Medical Student Chosen for Medical Student Scholars for Health Equity in Myeloma Mentoring Program

TTUHSC Medical Student Selected as One of 12 Nationally

Yaw Adu

Yaw Adu

The International Myeloma Foundation (IMF) and the W. Montague Cobb/NMA Health Institute’s Cobb Scholars Program has selected Yaw Adu, a Texas Tech University Health Sciences Center (TTUHSC) School of Medicine student, for the Medical Student Scholars for Health Equity in Myeloma Mentoring Program.

The IMF and the W. Montague Cobb/NMA Health Institute’s Cobb Scholars Program partnered for the program to address health disparities in myeloma, specifically in the African American community, to bring together a network dedicated to health equity in myeloma. The program chose 12 African American students from various universities around the country.

“We are proud of Yaw’s contributions as a student leader, especially with our SNMA chapter and The Free Clinic,” Steven L. Berk, M.D., TTUHSC executive vice president and School of Medicine dean, said. “We look forward to the achievements and breakthroughs he makes in the field of oncology research.”

Adu has served in TTUHSC School of Medicine organizations that are committed to supporting underrepresented minority medical students and underserved communities. He served as a member of the leadership team at The Free Clinic where he helped provide quality care to uninsured patients from the West Texas region and was the co-president of the Student National Medical Association chapter. As the president of the Barbershop Blood Pressure organization, he helped provide free blood pressure checks at barber shops across Lubbock with the goal of enhancing cardiovascular health. He is a student ambassador for the Office of Diversity, Equity and Inclusion and a recipient of the Multicultural Faculty/Staff Association Scholarship.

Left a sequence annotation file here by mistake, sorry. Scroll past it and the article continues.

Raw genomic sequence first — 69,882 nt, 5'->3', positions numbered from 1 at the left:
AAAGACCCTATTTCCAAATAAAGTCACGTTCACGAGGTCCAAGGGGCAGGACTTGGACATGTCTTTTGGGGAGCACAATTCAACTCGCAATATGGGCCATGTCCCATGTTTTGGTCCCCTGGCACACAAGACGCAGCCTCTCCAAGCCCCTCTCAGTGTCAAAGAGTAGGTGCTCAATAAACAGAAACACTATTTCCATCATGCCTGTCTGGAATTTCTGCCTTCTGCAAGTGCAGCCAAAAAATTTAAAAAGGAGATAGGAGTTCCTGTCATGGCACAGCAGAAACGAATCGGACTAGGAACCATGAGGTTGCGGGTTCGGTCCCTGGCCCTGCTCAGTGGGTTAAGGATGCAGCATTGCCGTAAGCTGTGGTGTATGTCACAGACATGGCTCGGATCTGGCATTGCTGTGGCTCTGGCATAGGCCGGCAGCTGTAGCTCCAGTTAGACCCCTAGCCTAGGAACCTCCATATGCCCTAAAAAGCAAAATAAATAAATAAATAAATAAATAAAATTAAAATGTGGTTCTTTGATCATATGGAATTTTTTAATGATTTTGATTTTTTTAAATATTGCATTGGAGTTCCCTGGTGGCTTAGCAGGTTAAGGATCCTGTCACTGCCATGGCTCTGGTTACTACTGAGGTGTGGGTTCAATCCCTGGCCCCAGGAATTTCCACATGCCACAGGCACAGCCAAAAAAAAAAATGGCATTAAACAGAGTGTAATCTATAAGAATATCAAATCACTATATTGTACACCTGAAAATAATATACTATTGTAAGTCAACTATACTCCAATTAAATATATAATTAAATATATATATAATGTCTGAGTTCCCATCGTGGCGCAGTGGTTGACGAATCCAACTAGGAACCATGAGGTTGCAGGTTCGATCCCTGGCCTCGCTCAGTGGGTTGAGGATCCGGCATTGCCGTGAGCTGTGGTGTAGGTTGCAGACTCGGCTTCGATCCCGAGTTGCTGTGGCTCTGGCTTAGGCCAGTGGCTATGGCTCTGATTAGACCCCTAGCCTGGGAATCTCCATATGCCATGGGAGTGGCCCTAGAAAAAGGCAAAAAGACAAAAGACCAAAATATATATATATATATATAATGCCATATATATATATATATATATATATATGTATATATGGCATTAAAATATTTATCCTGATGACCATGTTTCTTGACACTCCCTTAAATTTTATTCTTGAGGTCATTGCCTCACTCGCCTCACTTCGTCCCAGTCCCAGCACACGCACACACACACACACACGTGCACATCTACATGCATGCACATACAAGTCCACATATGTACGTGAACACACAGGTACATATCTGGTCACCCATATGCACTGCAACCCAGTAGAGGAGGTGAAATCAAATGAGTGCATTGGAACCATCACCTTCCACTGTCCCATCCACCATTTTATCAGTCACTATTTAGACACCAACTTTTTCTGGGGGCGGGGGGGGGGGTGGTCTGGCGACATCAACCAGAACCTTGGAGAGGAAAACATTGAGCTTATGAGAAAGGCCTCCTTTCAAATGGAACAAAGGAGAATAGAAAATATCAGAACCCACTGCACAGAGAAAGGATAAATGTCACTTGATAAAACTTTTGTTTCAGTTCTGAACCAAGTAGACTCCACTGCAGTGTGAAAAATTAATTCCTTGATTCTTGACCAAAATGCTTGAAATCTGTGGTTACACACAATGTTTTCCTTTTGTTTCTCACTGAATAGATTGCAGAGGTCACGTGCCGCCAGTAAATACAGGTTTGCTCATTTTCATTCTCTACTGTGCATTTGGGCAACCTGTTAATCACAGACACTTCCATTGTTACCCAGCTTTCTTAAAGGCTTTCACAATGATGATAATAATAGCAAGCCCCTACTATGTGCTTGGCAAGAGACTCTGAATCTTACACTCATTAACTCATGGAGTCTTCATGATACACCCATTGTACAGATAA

Multiple myeloma is a cancer that forms in a type of white blood cell called a plasma cell. Healthy plasma cells help the body fight infections by making antibodies. In multiple myeloma, cancerous plasma cells accumulate in the bone marrow and uproot healthy blood cells.
Each student in the IMF and the W. Montague Cobb/NMA Health Institute’s Cobb Scholars Program is paired with a myeloma expert to conduct research over health disparities in myeloma. Sikander Ailawadhi, M.D., will serve as Adu’s mentor. Ailawadhi is an oncologist in the hematology department at Mayo Clinic in Jacksonville, Florida.

The 12 students will present their projects at the Annual Meeting of the National Medical Association in New Orleans in July.

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